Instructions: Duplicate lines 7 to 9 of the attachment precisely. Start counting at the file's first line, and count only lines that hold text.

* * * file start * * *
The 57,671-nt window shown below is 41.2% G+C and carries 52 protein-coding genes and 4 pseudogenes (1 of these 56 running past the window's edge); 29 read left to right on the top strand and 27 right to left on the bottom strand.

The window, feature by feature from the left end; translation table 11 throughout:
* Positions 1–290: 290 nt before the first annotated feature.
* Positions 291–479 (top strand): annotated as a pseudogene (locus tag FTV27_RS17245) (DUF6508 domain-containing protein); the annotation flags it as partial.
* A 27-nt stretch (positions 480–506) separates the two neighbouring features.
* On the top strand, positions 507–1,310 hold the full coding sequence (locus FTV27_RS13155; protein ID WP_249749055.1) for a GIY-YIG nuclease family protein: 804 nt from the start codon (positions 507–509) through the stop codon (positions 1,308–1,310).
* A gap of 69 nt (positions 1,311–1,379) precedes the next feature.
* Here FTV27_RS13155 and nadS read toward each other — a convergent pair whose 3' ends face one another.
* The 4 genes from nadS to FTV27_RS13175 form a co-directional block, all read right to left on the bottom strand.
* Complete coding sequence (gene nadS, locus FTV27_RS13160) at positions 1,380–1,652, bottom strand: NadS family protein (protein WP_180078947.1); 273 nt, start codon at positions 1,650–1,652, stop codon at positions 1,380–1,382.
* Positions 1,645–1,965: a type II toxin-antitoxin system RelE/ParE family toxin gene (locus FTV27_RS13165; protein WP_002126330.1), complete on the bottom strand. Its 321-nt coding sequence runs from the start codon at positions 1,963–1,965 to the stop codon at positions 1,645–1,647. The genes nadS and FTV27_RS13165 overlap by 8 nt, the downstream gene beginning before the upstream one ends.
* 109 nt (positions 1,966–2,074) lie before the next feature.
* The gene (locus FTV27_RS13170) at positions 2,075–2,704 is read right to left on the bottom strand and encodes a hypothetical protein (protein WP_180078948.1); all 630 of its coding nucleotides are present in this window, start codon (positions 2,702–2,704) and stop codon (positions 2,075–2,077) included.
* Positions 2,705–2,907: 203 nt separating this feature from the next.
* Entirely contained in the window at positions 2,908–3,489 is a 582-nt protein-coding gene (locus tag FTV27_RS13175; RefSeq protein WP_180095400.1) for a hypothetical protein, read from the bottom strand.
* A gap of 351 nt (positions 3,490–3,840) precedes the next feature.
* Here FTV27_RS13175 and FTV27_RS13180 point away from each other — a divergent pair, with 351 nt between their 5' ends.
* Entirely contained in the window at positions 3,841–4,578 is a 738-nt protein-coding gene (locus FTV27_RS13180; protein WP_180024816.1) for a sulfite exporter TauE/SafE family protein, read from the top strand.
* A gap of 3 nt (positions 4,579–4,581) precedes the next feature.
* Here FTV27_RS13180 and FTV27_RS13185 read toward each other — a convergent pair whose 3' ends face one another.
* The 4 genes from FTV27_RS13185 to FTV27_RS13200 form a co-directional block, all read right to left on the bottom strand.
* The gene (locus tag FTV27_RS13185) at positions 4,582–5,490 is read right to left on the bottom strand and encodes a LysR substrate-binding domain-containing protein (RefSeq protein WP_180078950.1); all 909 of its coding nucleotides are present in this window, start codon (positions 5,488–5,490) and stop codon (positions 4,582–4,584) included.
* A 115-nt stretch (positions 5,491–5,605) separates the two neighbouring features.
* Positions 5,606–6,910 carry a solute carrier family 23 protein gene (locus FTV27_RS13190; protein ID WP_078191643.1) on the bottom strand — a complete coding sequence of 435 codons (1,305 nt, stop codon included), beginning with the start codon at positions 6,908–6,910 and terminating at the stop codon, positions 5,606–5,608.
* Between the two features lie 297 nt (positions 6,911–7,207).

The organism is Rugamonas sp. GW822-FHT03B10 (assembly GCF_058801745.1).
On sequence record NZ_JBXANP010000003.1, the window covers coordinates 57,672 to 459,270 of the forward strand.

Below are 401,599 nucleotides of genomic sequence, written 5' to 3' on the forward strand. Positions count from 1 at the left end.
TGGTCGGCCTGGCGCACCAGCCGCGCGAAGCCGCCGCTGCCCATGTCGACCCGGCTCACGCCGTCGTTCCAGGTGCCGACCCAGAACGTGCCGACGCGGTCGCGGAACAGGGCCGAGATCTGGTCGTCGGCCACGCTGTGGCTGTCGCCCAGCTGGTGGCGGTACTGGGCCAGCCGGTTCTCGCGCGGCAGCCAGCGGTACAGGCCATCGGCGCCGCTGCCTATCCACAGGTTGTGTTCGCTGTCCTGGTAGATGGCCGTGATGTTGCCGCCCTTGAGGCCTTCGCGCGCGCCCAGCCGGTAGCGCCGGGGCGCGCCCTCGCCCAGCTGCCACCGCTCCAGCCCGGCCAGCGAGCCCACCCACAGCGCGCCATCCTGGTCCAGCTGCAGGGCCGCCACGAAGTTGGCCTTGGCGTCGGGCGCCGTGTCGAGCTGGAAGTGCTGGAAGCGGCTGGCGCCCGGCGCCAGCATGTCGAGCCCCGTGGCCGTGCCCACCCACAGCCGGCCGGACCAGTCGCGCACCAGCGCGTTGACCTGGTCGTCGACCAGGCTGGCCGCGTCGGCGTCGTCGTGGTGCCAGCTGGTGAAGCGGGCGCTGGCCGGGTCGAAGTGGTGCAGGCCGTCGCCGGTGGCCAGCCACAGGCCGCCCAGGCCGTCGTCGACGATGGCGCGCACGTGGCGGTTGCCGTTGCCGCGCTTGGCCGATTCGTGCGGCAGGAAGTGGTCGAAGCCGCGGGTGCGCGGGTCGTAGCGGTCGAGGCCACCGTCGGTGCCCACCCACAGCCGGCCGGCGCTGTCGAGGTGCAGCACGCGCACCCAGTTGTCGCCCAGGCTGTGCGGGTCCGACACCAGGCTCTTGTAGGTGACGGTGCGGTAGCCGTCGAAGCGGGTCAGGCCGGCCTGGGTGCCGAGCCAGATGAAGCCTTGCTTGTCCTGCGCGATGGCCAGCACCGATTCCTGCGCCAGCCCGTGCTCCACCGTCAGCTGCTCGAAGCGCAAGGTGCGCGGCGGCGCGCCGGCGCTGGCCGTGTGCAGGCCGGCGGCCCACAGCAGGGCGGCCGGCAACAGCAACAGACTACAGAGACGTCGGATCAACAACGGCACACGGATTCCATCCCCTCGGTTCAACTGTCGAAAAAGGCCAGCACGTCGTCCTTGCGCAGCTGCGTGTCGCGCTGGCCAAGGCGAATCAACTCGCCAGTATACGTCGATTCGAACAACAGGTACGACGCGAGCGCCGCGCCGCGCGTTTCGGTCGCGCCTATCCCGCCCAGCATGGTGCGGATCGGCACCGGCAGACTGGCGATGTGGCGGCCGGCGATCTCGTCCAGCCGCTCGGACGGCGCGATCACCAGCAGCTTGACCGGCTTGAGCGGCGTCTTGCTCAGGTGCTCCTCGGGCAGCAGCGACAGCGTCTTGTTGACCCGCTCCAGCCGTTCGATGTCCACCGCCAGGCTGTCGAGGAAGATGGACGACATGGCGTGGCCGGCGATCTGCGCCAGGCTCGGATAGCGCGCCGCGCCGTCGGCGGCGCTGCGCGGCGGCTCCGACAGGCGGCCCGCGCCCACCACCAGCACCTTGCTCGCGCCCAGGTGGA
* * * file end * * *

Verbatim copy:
* A gap of 69 nt (positions 1,311–1,379) precedes the next feature.
* Here FTV27_RS13155 and nadS read toward each other — a convergent pair whose 3' ends face one another.
* The 4 genes from nadS to FTV27_RS13175 form a co-directional block, all read right to left on the bottom strand.